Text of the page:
Well of course everyone cares about being prepared for the next time they don’t have food or electricity or drinkable water or access to life-sustaining medications or a working toilet. Right? Who wouldn’t care about that stuff? Not caring about your own emergency preparedness would be the equivalent of your left brachial artery being severed, watching your blood spurt to the ground, thinking, “Gee, I really ought to do something about that,” or even worse – simply denying you even have a problem. “Tis but a scratch – It’s just a flesh wound!” (forgive the Monty Python humor in the following video, but it makes the point!)
Or would it?
It all comes down to the difference between a need and a requirement. Anyone reading these words would agree that humans have a need for water. However, most often water only makes it to the requirement column when you don’t have any. “Yes, I agreed back when, that we all have a need for water, but now that I don’t have any, I require it for survival!”
So what shifts a line item from the needs column to the requirements column on our individual list of values? From a reactionary perspective, the catalyst for this critical shift is typically some type of crisis. I know I need light, but now that the electricity is out and I can’t see my hand in front of my face, I require a candle or a flashlight or a chemical light stick or a match or something to help me navigate these creaky, switch-back stairs from the second floor of my house without crashing to the bottom and severing my spinal cord.
The proactive approach requires intellectual thought transforming into action. I recognize I need a flashlight at the top of my staircase. That which we focus upon, gets results. Consequently, I focus on that need until it becomes an action. Lights go out, I simply reach for the flashlight now sitting in its assigned place at the top of the stairs. No cervical spinal damage incurred.
Unfortunately, there sometimes exists a significant barrier between the reactionary approach and taking a proactive stance. Walking through this barrier is akin to slogging through a northern Canadian river of molasses in January. This barrier is called Apathy and it flows ever so slowly and insidiously amongst millions of people around the world when it comes to the subject of emergency preparedness.
Definition of apathy? Webster says it's "a lack of interest or concern". So, you have to ask yourself, do I suffer from apathy? Most likely everyone experiences apathy toward some aspect of their existence. I, personally, couldn't care less if the windows in our living room have purple curtains with pink polka dots or the frilly, green, sheer things which hang there today. (My wife, however, feels quite differently and has no apathy toward the subject whatsoever).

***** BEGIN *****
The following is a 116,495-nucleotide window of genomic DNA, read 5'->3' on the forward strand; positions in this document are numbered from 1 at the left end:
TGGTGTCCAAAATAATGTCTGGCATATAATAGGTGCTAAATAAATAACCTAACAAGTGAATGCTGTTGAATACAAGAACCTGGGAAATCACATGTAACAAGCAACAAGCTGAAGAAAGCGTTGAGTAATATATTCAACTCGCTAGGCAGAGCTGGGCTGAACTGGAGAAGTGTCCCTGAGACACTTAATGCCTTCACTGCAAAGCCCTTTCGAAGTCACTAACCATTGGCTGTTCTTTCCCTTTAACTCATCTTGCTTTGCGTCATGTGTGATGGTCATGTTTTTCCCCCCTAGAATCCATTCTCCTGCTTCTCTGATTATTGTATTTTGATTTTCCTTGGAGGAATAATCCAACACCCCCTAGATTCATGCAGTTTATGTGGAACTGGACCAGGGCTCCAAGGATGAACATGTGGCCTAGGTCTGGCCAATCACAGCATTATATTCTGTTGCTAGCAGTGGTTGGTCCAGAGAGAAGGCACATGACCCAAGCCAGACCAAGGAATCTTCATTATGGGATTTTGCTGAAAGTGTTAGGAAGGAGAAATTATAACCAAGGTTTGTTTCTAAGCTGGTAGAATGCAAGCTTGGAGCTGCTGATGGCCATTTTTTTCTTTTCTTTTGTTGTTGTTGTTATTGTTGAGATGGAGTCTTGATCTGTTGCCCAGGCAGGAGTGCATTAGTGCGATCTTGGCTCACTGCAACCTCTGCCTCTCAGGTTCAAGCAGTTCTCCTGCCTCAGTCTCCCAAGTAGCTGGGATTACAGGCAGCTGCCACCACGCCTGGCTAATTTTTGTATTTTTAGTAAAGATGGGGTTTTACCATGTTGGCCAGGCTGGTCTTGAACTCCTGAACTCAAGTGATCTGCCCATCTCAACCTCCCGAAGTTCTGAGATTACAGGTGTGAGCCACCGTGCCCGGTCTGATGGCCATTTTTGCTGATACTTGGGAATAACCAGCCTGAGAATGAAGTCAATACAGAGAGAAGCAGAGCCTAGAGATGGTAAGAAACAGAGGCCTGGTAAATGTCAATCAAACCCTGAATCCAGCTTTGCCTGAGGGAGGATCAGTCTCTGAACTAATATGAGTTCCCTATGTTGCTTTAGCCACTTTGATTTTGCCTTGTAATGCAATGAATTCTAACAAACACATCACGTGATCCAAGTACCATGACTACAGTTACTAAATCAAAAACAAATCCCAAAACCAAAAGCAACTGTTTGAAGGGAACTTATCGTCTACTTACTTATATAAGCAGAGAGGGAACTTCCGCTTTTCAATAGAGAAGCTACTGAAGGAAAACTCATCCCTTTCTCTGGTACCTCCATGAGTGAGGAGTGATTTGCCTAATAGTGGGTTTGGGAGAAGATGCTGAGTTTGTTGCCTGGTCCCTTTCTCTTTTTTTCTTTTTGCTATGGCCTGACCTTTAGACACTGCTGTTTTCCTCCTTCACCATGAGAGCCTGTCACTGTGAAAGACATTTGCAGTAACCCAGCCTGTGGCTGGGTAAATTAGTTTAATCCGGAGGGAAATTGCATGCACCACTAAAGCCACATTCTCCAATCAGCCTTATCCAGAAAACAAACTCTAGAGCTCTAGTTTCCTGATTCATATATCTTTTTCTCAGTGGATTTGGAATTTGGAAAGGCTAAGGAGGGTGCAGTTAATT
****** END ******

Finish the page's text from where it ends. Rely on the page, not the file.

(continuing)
Here's the real question: “Am I apathetic toward what I consider to be the most important values in my life?” The knee-jerk answer might be, "Absolutely not! If it's truly that important to me, I'm certainly not apathetic about it!"
I think we can all agree - the physical well-being of ourselves, our families, and even our employees ranks pretty high on the scale of importance. Truly these line items constitute needs. So, what's the status on your individual, family, or business's 72-hour emergency supplies? Do you have adequate stores of food, water, medications, sanitation requirements, emergency lighting, and other essentials of life? Are your reserves fully stocked? Refreshed as required? Ready for life's inevitable contingencies? Do you have enough food at home to last a week? A month? How about 3 months? Enough drinkable water to last the same?
So. If you couldn’t respond to our pop quiz with emphatic YES answers, then you must be found guilty, my friend. Guilty of having a need, but not a requirement. Guilty of getting stuck crossing the Great River of Apathy. But do not despair! This guilty sentence does not carry irreversible consequences. Not if you act now (at risk of sounding like an infomercial). And act you must. Emergencies are happening all around us every single minute of every single day. Just because your number hasn’t come up… well, you know the rest.
How do you successfully cross the Great River of Apathy to shift your needs into requirements? Keep moving! If you don’t have 3 month’s worth of emergency food, how about simply start with setting aside a single day’s worth? Don’t know what to store? Heck, that’s what we do here at East Coast Preppers! Of course we’d love for us to be your resource, but if not – find another option.
So allow me to conclude this blog post with the Latin phrase FACTA NON VERBA. It means “Deeds, not words”. It is truly a singular goal of ours to educate people in the dangers of standing still in the Great River of Apathy when it comes to emergency preparedness. The single most important resource in achieving self-reliance is the individual. Let us all work together as individuals to ensure that we are not left standing still in the middle of the river and inevitably drowning in Apathy.